Questions & AnswersDissociation & Dissociative Disorders

QUESTION: What are dissociative disorders?

ANSWER: The essential feature of the dissociative disorders is that they involve a disturbance in the integrative functions of identity, memory and/or consciousness. People can dissociate (block from memory) events, emotions and/or bodily sensations. Dissociation can be thought of along a spectrum ranging from normal dissociation, Dissociatve Amnesia (Fugue states), Posttraumatic Stress Disorder (technically classified as an anxiety disorder), atypical dissociative disorders (called Dissociative Disorders Not Otherwsie Specified or DDNOS) and Dissociative Identity Disorder (DID).
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QUESTION: Aren't all people dissociative?

ANSWER: To some extent, yes. For example, most people have experienced moments of "highway hypnosis" where they lose track of time while they drive. As with most things, dissociation is only a problem when it interferes with a person's ability to function and/or sense of well-being.
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QUESTION: I don't lose time and yet I have an awareness of inner "parts". Is it possible to have DID and not lose time?

ANSWER: I believe that everyone has parts -- it's just that most of us aren't aware of them. Some professionals would diagnose individuals who are aware of their parts (i.e., "co-conscious") as having DID and others would give them a different diagnosis. However, treatment for both types of individuals is very similar.
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QUESTION: Is hearing voices a symptom of DID?

ANSWER: It can be. Clinician's often differentiate between hearing voices inside your head vs. hearing voices outside your head. People with dissociative disorders are more likely to report hearing voices inside their heads.
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QUESTION: What's the difference between Dissociative Identity Disorder (DID) and Multiple Personality Disorder (MPD)?

ANSWER: Multiple Personality Disorder is the older term for Dissociative Identity Disorder.
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QUESTION: I have DID and one of my alters is totally evil and controls pretty much everything. How do I get rid of a part like that?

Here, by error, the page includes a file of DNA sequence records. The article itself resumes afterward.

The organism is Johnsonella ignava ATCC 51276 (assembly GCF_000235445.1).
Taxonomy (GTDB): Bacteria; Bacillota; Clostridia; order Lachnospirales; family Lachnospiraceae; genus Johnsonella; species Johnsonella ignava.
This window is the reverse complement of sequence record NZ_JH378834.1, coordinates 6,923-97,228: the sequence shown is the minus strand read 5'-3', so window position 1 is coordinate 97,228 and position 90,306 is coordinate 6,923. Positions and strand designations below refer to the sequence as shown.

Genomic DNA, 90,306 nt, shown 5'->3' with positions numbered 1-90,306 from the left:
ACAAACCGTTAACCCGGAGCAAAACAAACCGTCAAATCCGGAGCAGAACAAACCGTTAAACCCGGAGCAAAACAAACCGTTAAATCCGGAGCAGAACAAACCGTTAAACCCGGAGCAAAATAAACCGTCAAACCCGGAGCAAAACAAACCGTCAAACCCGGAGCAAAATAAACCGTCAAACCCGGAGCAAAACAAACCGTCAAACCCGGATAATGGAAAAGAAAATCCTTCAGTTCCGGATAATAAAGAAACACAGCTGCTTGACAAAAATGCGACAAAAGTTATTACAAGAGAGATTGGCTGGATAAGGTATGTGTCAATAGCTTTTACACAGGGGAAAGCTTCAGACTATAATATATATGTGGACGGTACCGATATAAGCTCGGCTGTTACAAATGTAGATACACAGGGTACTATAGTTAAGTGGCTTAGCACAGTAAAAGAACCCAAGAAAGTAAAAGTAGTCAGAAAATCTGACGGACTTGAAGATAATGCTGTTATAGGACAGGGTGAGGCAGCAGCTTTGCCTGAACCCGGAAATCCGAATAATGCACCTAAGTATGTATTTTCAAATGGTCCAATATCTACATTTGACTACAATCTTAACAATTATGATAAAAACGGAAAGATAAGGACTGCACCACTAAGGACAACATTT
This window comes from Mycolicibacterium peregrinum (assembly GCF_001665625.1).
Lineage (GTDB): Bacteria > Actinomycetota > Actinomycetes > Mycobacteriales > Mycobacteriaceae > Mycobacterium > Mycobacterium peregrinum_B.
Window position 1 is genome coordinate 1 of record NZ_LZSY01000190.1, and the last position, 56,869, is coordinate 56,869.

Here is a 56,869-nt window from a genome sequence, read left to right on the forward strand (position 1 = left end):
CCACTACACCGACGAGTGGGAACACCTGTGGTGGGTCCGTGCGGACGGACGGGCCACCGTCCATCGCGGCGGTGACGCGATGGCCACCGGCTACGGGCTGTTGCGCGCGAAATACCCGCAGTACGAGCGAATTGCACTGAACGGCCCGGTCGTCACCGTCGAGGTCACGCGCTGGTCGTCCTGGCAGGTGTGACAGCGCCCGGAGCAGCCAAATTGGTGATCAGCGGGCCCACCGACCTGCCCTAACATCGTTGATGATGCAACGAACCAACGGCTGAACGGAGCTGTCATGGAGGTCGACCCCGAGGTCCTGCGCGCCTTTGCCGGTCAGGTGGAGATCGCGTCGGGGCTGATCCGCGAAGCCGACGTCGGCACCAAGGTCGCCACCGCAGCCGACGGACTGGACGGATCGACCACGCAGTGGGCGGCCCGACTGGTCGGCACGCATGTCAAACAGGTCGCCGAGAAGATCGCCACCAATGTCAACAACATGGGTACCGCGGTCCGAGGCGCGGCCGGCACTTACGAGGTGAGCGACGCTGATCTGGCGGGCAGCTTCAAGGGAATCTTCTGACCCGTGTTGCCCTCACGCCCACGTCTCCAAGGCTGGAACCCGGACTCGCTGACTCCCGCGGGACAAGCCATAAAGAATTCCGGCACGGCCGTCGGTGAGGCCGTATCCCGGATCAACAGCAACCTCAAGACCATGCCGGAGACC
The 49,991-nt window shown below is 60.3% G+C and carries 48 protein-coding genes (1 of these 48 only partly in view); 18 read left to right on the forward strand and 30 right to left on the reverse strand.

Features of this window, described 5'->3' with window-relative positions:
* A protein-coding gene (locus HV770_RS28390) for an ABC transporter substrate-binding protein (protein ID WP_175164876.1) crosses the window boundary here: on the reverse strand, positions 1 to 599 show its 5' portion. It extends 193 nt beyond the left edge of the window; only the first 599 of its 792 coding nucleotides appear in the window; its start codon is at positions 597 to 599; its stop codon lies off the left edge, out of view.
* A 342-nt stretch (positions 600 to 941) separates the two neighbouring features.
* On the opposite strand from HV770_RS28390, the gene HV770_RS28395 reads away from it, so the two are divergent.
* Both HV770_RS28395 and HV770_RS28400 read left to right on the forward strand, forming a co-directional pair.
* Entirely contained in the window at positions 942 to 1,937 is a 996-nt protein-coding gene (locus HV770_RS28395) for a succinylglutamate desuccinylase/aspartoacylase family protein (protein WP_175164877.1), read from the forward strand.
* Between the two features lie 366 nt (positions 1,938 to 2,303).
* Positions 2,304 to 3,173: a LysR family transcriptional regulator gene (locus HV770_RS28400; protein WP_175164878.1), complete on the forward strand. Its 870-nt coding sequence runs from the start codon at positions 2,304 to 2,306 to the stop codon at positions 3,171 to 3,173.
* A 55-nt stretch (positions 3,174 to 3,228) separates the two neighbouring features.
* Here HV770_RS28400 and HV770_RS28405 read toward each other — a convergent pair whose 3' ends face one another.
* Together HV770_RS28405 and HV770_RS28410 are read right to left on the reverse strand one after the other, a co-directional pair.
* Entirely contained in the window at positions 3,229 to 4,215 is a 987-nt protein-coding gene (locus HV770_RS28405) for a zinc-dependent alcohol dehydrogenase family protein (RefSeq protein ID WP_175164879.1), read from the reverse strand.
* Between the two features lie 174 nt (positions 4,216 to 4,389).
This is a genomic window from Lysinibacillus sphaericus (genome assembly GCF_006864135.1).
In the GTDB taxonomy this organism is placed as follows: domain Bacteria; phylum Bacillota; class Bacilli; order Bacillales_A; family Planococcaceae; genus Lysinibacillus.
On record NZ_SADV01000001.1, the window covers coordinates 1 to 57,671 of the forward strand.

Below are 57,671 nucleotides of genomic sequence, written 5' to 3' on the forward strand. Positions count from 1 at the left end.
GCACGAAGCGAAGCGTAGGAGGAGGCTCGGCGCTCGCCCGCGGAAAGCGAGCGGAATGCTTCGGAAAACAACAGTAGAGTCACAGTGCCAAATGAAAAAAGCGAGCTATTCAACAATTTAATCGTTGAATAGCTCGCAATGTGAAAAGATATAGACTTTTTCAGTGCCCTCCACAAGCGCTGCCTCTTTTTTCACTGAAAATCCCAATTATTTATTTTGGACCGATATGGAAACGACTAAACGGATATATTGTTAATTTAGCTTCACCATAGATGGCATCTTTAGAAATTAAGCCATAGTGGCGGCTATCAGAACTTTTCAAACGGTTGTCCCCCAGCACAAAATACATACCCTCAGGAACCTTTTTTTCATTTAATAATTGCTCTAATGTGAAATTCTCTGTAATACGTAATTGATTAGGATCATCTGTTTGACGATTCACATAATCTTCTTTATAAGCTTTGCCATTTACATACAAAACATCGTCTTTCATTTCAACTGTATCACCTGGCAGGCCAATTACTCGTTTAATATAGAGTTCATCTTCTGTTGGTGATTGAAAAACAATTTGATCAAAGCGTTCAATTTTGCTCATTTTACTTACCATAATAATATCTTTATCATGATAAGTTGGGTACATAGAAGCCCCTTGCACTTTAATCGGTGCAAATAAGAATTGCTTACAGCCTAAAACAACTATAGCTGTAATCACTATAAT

ANSWER: Getting rid of a part usually isn't the best approach. All parts of us, whether we have DID or not, have our best interests at heart. This can be hard to see with a part that's evil and/or destructive. However, what often happens is that we develop parts inside to mimic those people who abused us when we were young. The rationale for creating this kind of part is usually unconscious. One possibility, though, is that if you're like the abuser, the abuser might be more likely to leave you alone. A better approach in therapy is usually to try to get all parts to understand, accept and respect one another. Each has important strengths, even when that's not apparent at first.
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QUESTION: Is integration necessary in the treatment of Dissociative Identity Disorder?

ANSWER: Not always. What's crucial is for the inner parts to find ways to get along and work together. Once this has been accomplished, some people choose to integrate and others don't. There's not a right or wrong.
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QUESTION: I have severe headaches and I've read that that's often a symptom of DID. Is that true?

ANSWER: It can be, yes. However, there are many, many causes of headaches — most of them physical — so I'd suggest discussing the headaches with your doctor first. If you don't have any of the other symptoms of DID, chances are the headaches are a symptom of something different.
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QUESTION: What's the best kind of therapy for Dissociative Identity Disorder

ANSWER: Therapy for DID, as with therapy for most disorders, is a highly individual thing. The important thing is to find a therapist who will work with you to find the treatment approach that works best for you. Therapy for clients with dissociative disorders is typically long and involved and trust is extremely important, so spending a little extra time to find just the right therapist for you will be well worth the extra effort.